There’s one thing 9-year-old Karis Zavala rarely puts down: a miniature doll of Lisa Simpson from the animated sitcom “The Simpsons.”
She’s vowed for the past seven years to never let it go.
That image popped into the head of Karis’ 16-year-old sister, Madison. Both heard Los Angeles Dodgers pitcher Clayton Kershaw speak at Angelus Temple in Echo Park last month. He spoke about faith and Kershaw’s Challenge, a Christ-centered organization seeking to help those in need.
The talk gave Madison the idea to donate her stuffed toys. Karis wanted to help, fueling both sisters to aim bigger.
So, Madison turned to the “Sparr Heights Neighbors” Facebook group for help.
“I thought a few people would respond, but it turned out to be more,” she said, smiling.
Both sisters have received at least 200 new or gently used plush toys and will continue collecting until November. The donations will be given to children who experience traumatic events through the Glendale Fire Department. Any leftover will be a part of the 22nd annual Spark of Love campaign, giving toys and sporting equipment to teenagers this Christmas.
At their Glendale home Tuesday, Karis clutched her Lisa Simpson doll while lying on the couch. It’s not just a source of comfort, it’s a reminder of a life-changing incident two weeks before her second birthday.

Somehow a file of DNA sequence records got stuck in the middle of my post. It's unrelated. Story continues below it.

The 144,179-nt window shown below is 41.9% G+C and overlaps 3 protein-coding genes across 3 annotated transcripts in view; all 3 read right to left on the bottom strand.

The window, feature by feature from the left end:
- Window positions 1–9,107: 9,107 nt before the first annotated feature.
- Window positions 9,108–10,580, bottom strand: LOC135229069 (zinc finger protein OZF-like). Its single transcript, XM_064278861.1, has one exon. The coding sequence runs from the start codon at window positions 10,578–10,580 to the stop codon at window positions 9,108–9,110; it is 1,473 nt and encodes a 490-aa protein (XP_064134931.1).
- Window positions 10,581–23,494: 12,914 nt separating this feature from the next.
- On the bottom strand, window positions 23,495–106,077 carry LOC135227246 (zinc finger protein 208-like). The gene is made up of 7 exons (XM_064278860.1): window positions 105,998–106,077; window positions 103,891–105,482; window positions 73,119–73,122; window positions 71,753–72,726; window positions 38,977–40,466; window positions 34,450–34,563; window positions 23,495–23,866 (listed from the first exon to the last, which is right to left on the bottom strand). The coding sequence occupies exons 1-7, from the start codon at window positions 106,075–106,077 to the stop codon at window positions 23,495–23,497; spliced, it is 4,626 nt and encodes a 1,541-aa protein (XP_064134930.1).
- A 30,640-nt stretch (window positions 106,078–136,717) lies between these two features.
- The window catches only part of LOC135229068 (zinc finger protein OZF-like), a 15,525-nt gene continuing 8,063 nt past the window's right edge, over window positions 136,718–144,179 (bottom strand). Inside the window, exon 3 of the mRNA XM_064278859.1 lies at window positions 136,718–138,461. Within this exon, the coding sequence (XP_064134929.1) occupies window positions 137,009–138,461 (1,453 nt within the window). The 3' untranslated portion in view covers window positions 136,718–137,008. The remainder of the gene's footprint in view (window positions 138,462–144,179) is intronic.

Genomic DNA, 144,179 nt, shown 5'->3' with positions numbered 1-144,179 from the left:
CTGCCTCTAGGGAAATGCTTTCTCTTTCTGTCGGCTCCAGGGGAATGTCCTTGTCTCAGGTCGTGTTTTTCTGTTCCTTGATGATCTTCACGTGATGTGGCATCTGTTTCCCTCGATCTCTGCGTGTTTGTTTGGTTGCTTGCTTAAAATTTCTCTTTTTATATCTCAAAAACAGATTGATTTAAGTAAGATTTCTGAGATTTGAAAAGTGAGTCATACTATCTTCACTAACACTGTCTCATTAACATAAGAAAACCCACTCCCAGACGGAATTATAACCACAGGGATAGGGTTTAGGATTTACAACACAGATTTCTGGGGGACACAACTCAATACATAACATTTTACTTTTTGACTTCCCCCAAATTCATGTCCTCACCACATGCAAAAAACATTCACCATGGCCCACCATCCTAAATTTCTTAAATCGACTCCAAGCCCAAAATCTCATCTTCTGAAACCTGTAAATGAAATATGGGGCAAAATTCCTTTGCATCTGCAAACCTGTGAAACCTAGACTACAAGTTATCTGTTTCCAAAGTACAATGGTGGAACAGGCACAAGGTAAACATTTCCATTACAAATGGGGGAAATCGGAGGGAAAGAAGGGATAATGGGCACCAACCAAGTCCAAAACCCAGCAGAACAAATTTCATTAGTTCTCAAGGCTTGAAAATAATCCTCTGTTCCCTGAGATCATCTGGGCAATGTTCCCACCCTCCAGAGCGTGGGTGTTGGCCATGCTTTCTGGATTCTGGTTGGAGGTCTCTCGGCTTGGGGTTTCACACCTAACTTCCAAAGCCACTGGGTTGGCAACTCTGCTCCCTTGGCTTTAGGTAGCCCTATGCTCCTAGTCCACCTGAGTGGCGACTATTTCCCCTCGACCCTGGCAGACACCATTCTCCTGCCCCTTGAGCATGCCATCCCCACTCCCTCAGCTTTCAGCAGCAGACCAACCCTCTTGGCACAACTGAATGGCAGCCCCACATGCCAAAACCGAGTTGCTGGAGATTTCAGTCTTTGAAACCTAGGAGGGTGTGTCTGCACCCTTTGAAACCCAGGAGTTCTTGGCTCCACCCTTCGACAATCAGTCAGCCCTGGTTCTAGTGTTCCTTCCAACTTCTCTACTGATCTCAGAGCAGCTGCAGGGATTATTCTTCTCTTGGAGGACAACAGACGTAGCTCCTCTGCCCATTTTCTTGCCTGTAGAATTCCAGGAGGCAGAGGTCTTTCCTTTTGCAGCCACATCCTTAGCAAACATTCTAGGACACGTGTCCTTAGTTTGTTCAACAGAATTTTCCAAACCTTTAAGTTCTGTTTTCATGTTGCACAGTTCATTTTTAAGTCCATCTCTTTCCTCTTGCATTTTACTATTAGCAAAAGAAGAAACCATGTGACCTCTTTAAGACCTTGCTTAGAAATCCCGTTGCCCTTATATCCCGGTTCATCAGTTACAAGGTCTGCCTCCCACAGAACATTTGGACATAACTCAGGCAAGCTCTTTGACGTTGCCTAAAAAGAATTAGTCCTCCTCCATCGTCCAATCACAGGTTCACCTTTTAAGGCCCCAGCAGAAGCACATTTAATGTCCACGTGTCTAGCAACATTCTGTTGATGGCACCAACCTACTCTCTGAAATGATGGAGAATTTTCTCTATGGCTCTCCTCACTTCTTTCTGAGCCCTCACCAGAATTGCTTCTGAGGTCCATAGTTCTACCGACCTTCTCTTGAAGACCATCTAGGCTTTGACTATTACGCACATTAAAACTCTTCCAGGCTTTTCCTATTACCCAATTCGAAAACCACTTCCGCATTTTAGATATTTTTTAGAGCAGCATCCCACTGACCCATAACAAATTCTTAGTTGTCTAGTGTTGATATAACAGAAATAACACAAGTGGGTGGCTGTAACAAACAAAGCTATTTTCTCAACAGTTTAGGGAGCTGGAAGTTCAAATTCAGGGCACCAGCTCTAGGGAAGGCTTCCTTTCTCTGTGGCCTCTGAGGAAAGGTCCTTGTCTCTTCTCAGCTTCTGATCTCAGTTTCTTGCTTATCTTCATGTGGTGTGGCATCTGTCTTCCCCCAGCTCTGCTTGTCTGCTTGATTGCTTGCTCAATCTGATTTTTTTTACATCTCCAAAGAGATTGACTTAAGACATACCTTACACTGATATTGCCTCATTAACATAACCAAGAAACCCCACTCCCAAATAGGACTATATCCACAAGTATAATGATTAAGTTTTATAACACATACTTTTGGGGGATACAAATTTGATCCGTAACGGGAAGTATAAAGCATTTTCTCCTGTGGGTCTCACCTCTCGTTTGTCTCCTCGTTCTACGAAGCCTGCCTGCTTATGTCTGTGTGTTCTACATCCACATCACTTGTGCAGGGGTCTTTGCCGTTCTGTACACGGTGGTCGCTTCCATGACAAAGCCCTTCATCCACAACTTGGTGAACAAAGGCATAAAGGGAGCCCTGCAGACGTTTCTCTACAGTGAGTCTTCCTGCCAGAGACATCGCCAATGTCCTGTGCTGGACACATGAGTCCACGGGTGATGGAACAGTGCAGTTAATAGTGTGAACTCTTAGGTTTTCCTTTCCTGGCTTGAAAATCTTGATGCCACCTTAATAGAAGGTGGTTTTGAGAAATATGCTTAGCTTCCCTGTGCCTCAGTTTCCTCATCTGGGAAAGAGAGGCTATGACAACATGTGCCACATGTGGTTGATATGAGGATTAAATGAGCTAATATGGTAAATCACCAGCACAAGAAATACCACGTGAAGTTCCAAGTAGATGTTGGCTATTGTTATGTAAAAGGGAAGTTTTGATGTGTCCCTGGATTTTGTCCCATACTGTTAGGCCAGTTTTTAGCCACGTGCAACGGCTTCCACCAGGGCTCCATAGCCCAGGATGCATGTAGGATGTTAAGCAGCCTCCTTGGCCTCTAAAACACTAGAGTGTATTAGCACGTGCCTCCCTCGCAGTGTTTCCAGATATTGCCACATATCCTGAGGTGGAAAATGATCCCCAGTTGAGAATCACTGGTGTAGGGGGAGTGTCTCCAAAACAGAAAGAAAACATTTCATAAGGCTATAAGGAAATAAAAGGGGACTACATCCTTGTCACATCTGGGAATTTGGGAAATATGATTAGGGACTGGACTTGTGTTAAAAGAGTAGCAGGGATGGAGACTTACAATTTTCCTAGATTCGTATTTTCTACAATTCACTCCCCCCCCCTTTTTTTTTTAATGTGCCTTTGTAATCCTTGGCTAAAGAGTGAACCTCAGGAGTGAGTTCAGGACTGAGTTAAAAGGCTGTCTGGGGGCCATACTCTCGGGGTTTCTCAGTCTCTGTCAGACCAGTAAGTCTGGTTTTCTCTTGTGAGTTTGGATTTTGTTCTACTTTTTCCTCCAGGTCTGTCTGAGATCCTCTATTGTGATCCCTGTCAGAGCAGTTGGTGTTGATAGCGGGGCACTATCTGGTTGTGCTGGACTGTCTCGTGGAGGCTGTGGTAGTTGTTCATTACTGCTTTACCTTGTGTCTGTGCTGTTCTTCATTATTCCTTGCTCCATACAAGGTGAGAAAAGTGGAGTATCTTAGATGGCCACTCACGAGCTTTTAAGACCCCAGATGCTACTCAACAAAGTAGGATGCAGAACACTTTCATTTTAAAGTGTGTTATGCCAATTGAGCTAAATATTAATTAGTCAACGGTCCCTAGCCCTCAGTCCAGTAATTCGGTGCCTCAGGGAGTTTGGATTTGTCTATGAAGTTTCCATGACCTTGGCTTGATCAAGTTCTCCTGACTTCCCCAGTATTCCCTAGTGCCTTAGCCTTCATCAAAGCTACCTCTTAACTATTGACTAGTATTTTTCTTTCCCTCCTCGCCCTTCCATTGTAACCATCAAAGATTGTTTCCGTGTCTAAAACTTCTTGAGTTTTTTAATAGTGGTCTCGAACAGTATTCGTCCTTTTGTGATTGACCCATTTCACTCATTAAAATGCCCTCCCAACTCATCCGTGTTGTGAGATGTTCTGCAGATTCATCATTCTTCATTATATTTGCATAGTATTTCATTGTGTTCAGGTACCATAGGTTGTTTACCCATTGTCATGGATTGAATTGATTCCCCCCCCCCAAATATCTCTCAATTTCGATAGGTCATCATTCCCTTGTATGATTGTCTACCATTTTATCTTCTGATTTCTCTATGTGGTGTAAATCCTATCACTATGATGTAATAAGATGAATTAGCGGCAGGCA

Paramedics rushed her to the hospital. She was alone in the ambulance.
Seven years ago, the family sat on the patio area of a Valley Village market. Susan Zavala, the girls’ mother, was holding Karis in her arms when she felt a force catapult her forward. An elderly driver mistook her vehicle’s gas pedal for the brake, slamming into Karis, her father and Zavala. Paramedics calmed Karis by giving her the Lisa Simpson doll.
“I held it really tight,” Karis said. “It gave some kind of company.”
Madison was at school. Outside of her family’s lives, Madison never thought about what other good could come out of the incident until she heard Kershaw speak.
“I wanted to do some good,” Madison said.
“I want to help people,” Karis said, chiming in. “They’ve done it to me, and I want to give back.”
And the fundraiser has done more than garner donations. Elizabeth Arian, owner of Forward Fitness Studio in Montrose, has turned her business into a drop-off location for stuffed toys.
Arian’s now 14-year-old son grappled with seizures as an infant and he stopped breathing once. Paramedics arrived with haste. Days later, the same paramedics stopped by Arian’s home to check-in.
The paramedics left a toy for her son.
“When I saw (Madison) was doing something nice, how could I not help?” Arian said. “Someone was nice to us at one time. That’s what it’s all about it. Giving it forward.”
Back at the Zavala home, Madison and Karis peeked inside the full bags holding the plush toys. They showed each other pandas, puppies and a bear dressed as a witch. Karis had her Lisa Simpson doll nearby.
Zavala stood over her daughters and smiled.
“I’m very proud of them. I try to raise them to think of others and give back to the community,” Zavala said. “After everything (Karis has) been through, how she’s thriving and able to give back, it’s been very rewarding to watch.”
To donate, contact Zavala at firstname.lastname@example.org or Arian at (818) 249-2020. Toys can also be dropped off between 8 a.m. and 5 p.m. Monday through Saturday at Forward Fitness Studio, 2623 Honolulu Ave., Montrose.